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Haz-waste fund rejected

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A legislative committee rejected a proposal Wednesday to fund perpetual oversight of hazardous waste sites in Utah and voiced support to revoke an existing perpetual care fund for the state's only radioactive waste dump.

"So, we don't care about the future of this material, that it's not taken care of?" asked Steve Erickson, director of the advocacy group Citizens Education Project. "That's a head-scratcher."

Erickson was perplexed by the decision of the Natural Resources, Agriculture and Environment Interim Committee, which rejected a recommendation by state environmental regulators to have hazardous waste disposers pay for perpetual care of their sites, and to increase the existing $400,000 annual fee EnergySolutions pays for its site.

Utah's hazardous waste and radioactive waste disposal sites are all in Tooele County's zoned Hazardous Waste Corridor. Three of the first type are in the zone, all operated by Clean Harbors Environmental Services Inc. The single radioactive waste disposal facility is operated by EnergySolutions, based in Salt Lake City.

All are complying with rules that require funding for closure operations and for a "post-closure" period. For hazardous waste, that's 30 years after closure and for radioactive material, it's 100 years after the site closes.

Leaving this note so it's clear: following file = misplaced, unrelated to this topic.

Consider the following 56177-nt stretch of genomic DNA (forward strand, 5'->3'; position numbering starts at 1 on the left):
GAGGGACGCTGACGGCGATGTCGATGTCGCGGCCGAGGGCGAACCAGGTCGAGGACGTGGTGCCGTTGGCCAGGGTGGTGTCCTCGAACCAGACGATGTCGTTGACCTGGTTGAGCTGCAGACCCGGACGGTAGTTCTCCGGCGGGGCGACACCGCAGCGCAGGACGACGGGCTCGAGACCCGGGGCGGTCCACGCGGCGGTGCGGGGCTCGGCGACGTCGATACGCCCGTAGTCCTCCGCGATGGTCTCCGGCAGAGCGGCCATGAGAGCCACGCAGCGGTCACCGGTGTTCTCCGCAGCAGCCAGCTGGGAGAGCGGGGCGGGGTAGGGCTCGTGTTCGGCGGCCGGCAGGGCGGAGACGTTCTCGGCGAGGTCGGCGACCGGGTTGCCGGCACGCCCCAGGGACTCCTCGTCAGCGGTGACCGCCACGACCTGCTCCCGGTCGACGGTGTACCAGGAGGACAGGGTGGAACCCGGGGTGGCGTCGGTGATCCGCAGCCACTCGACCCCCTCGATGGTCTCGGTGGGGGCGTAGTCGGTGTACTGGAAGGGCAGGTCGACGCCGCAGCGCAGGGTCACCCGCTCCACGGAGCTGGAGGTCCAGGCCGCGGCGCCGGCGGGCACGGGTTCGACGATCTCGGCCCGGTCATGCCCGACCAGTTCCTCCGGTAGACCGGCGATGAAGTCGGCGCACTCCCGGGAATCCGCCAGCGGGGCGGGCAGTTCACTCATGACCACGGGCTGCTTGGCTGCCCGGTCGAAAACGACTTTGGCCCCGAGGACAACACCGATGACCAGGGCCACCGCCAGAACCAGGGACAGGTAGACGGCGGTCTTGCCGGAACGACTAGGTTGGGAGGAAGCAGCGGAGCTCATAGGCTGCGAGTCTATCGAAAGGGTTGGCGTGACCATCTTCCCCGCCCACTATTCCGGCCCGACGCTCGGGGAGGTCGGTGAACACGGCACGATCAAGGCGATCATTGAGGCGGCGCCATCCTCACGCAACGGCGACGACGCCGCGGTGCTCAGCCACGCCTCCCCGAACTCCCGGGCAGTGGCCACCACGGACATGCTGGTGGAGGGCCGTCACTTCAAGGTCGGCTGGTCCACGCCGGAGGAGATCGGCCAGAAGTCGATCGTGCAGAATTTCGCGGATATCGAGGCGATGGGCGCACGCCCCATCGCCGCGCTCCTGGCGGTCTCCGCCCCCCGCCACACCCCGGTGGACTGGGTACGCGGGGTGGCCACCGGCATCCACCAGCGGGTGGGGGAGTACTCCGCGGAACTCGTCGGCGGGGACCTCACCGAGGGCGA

Under discussion Wednesday was perpetual care, going on forever after the post-closure period. EnergySolutions contributes $400,000 a year to such a fund, amounting to more than $2 million by now, and no such fund exists for hazardous waste sites.

State officials recommended perpetual care for hazardous waste sites. They said the EnergySolutions fund should be adjusted in case the company uses up all its disposal cells earlier than expected — if it closed early, the fund would have much less than intended.

Christopher Thomas, policy director of the Healthy Environment Alliance of Utah, said after the meeting, "I think that the perpetual care fund makes sense for Utahns. It safeguards them" against possible future problems, he added.

But Phillip Retallick, senior vice president for compliance and regulatory affairs with Clean Harbors, testified against imposing a perpetual care requirement on the company.

"Any additional costs ... have to be passed on and paid for by our clients," he said. Most of these clients for the three sites in Tooele County are from Utah.

The company has about $45 million earmarked for closure and the following 30 years, he said. Because of the scant groundwater, which is briny, and the arid conditions, he added, "there are no pathways of exposure" to the hazardous material.

Tim Barney, senior executive vice president of EnergySolutions, said the perpetual care fee was outdated since it was created with the intent that the company wanted to import B and C waste. But those hotter levels of waste are now banned from Utah, based on legislation that EnergySolutions supported.

Barney cited a statement by a recently retired expert from the Nuclear Regulatory Commission, saying perpetual care beyond 100 years is not needed for facilities such as EnergySolutions' site.

Rep. David Ure, R-Kamas, moved that the committee not accept either proposal and that it go on record favoring revocation of the $400,000 perpetual care fee paid yearly by EnergySolutions.

Ure's motions passed the committee with little debate. Only Rep. Jackie Biskupski, R-Salt Lake, voted against both, and the sole legislator to join her to defend the EnergySolutions fee was Rep. John G. Mathis, R-Naples.


E-mail: bau@desnews.com